the Dutch brothers. (NYSE: BROS) recently completed its IPO, and although the company is currently a relatively small coffee chain, primarily based on the West Coast, it is growing rapidly. In this fool live Video clip, recorded September 27, Fool.com contributor Danny Vena explains why investors might want to keep a close eye on this customer-centric channel.
Danny Vena: And essentially, Dutch Brothers follows the Starbucks (NASDAQ: SBUX) model. However, this is a company that is not necessarily known. If you go back to 2015, there were around 254 stores, and that’s up to 471 stores to end the June quarter, so that’s only in 11 states at the moment. It’s still a fairly small operation, however, according to its S-1, it’s one of the fastest growing brands in the restaurant and restaurant industry in the United States.
One thing I saw that was really positive was that they grew up smart. They’ve been around for a while now, and they’ve had 14 consecutive years of positive same-store sales growth. Now, it’s going to be interesting to watch and see whether or not they can continue, but it’s a pretty impressive measure. In their regulatory documents, Dutch Brothers said what sets them apart is a fun, loving and mind-blowing company that makes a huge difference one cup at a time. What does that mean exactly? Because it sounds like a lot of corporate double talk, it sounds like an ad campaign.
What really sets them apart is that they offer these cutting edge flavors not only of coffee, but other drinks as well. They have coffee, they have lemonade, they have energy drinks, and they make them all on the spot. You’re not going to go there to buy a Red Bull, they have their own Blue Rebel energy drinks. But I was just looking at the regulatory record and the names of some of their drinks are quite catchy. They have their Iced Tiger’s Blood Limonade, their Hot Annihilator, their Birthday Cake Frost, and their Golden Eagle Freeze, so that gives you an idea. Now they also have what they call a so-called secret menu. We’re just the people who really frequent the place, get to know a little bit more about those specialty drinks that Starbucks has every now and then.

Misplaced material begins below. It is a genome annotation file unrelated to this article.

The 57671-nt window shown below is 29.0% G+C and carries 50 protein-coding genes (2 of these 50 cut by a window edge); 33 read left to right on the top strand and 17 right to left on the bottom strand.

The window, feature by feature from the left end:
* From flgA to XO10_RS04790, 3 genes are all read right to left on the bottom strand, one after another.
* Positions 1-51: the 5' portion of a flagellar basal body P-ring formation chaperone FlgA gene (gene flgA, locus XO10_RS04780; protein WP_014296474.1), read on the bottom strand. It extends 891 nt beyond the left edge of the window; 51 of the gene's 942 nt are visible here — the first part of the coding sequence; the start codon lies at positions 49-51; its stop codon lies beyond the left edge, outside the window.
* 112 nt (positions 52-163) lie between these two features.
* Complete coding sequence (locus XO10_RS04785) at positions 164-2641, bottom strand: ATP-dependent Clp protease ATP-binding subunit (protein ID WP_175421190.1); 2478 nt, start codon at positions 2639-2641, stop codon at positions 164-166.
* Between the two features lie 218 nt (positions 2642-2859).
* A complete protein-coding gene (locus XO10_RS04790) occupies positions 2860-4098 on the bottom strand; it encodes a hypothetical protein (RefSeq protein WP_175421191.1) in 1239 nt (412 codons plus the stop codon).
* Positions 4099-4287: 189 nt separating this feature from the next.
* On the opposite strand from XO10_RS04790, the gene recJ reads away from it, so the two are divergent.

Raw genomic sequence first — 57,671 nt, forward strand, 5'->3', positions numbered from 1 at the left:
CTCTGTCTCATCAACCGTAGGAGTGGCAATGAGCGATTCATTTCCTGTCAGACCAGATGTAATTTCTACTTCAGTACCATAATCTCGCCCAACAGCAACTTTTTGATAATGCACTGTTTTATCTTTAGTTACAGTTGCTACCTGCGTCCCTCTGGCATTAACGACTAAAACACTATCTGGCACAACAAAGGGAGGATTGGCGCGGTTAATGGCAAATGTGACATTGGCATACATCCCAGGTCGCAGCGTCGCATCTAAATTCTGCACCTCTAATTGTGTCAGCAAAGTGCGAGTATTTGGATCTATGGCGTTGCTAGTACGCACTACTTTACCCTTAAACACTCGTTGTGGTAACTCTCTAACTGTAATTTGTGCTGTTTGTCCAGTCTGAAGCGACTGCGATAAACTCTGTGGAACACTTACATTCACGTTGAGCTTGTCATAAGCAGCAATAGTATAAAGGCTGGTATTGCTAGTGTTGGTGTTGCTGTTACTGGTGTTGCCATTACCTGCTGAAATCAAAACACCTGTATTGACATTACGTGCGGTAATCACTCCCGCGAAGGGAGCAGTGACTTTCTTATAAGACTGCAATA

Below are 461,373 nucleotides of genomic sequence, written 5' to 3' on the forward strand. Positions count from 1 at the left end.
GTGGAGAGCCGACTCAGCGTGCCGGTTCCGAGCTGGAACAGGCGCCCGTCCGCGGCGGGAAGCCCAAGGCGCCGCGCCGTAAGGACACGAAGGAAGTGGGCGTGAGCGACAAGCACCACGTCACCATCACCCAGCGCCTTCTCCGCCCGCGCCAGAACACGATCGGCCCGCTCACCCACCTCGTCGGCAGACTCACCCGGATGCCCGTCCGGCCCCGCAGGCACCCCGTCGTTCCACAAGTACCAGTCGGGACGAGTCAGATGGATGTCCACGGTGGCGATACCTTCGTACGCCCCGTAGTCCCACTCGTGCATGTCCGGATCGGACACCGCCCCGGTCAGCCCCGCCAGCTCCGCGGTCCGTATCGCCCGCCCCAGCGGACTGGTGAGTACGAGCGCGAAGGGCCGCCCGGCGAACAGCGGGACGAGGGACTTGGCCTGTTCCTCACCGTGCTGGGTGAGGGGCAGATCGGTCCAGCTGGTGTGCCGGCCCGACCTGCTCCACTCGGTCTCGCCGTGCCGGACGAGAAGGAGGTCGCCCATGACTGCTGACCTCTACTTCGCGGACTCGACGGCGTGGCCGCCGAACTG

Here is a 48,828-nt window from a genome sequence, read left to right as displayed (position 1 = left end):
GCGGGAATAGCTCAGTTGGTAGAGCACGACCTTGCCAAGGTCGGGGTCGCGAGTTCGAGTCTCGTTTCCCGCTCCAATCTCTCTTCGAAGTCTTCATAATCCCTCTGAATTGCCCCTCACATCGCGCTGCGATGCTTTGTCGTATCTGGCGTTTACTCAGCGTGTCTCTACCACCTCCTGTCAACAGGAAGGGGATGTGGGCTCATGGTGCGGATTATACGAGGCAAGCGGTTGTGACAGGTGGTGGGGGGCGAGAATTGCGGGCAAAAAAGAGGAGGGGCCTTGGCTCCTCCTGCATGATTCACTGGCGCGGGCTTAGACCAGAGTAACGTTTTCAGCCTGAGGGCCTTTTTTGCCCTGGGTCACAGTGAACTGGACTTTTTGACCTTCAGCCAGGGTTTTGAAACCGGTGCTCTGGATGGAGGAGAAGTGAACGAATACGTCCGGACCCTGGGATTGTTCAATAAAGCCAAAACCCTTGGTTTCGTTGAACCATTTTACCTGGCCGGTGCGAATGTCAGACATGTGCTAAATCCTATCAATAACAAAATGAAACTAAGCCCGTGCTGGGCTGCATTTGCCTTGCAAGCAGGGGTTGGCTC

Now so far it seems to be working, last year the company saw 37% year-over-year revenue growth, although its net profit fell 80%, which is not surprising given the pandemic. Now, in the first six months of this year, their earnings increased by 51% and their net income was actually positive and increased by 11%. Now, one of the things that I find interesting here is the fact that the IPO went very well. This is a company that has just been listed on the stock exchange, the stock has performed very well after its IPO, and it was interesting that there was a strong demand for the shares.
The company had originally planned to offer its shares between $ 18 and $ 20, and then they ended up pricing that $ 23 per share the day before the IPO, which showed how much demand was. strong. In the first two days of trading, as Matt noted, here’s a stock that peaked at over $ 50, 90% above its IPO price. Now one thing that cautions me here is that it has a multi-class overhead structure and the co-founder and CEO controls 74% of the voting rights in the company. It’s not a very shareholder-friendly move, something to watch out for, just so I can get it out of there.
Now the reason I ranked it lowest is that it remains to be seen how well they will be able to keep up with Starbucks. Starbucks is a monster and has proven itself year after year. Whether or not they can continue once they hit that growth wall that they’re inevitably going to come to, and whether or not they can continue to compete with Starbucks is the big question on my mind.
This article represents the opinion of the author, who may disagree with the “official” recommendation position of a premium Motley Fool consulting service. We are heterogeneous! Challenging an investment thesis – even one of our own – helps us all to think critically about investing and make decisions that help us become smarter, happier, and richer.